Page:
But Morici the Kyocera pitchman is a much better economist than is Morici the economic pundit.
The pitchman is an active participant in the process of competition. He celebrates consumer choice. He understands that Americans are not harmed by buying copiers made by non-Americans.
The economic pundit will have none of it. He opposes consumers' freedom to choose to buy foreign goods. He wants to restrict competition.
Ignore the pundit; heed the pitchman.
Donald J. Boudreaux is a professor of economics at George Mason University in Fairfax, Va. His column appears twice monthly.
Show commenting policy
TribLive commenting policy
You are solely responsible for your comments and by using TribLive.com you agree to our Terms of Service.
We moderate comments. Our goal is to provide substantive commentary for a general readership. By screening submissions, we provide a space where readers can share intelligent and informed commentary that enhances the quality of our news and information.
While most comments will be posted if they are on-topic and not abusive, moderating decisions are subjective. We will make them as carefully and consistently as we can. Because of the volume of reader comments, we cannot review individual moderation decisions with readers.
We value thoughtful comments representing a range of views that make their point quickly and politely. We make an effort to protect discussions from repeated comments either by the same reader or different readers.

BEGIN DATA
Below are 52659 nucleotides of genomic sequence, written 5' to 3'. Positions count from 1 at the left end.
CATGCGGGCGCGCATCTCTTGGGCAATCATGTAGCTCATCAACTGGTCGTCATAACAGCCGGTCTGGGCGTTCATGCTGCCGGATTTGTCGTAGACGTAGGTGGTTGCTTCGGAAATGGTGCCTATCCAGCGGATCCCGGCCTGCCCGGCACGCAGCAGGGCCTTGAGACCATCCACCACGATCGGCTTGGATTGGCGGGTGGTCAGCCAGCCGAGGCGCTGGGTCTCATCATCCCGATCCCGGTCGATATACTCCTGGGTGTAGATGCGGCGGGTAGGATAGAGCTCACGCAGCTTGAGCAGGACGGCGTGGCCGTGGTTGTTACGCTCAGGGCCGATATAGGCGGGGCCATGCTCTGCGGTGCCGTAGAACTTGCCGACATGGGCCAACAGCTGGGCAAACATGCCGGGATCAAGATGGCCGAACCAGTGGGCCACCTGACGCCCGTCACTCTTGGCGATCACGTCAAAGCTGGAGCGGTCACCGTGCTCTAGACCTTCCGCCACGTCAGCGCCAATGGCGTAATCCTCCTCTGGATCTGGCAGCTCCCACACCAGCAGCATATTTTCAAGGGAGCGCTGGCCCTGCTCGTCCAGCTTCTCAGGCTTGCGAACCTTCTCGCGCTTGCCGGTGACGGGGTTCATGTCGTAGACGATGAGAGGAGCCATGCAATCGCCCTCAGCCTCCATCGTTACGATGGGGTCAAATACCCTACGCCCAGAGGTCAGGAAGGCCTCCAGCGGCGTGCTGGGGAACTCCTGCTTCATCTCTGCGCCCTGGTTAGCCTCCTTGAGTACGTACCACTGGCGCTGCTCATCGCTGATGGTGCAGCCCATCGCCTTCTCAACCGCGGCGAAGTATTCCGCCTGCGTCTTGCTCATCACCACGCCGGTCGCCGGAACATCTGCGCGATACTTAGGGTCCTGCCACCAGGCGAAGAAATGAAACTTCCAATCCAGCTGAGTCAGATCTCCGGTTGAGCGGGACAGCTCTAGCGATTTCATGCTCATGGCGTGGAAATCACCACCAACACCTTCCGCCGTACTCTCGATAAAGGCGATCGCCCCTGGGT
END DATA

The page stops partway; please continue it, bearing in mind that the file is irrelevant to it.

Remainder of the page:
We follow the same standards for taste as the daily newspaper. A few things we won't tolerate: personal attacks, obscenity, vulgarity, profanity (including expletives and letters followed by dashes), commercial promotion, impersonations, incoherence, proselytizing and SHOUTING. Don't include URLs to Web sites.
We do not edit comments. They are either approved or deleted. We reserve the right to edit a comment that is quoted or excerpted in an article. In this case, we may fix spelling and punctuation.
We welcome strong opinions and criticism of our work, but we don't want comments to become bogged down with discussions of our policies and we will moderate accordingly.
We appreciate it when readers and people quoted in articles or blog posts point out errors of fact or emphasis and will investigate all assertions. But these suggestions should be sent via e-mail. To avoid distracting other readers, we won't publish comments that suggest a correction. Instead, corrections will be made in a blog post or in an article.
- Steelers defense’s rapid decline looks similar to that of Steel Curtain’s
- Starkey: NHL stuck in stone age
- Steelers notebook: Roethlisberger comes to Haley defense again
- Pirates general manager Huntington is searching for right player, deal
- Pirates notebook: Polanco ruled out as Opening Day option
- Help on deck to help Jeannette deal with Monsour, nearby buildings
- Penguins’ Neal apologizes, vows to be better
- Likely $2.3B influx puts PennDOT big-ticket road projects in play
- Highmark health plan enrollment skyrockets from Healthcare.gov
- McKeesport center part of Cal’s digital storytelling class project
- Woodley says he’s fine with move to right side despite numbers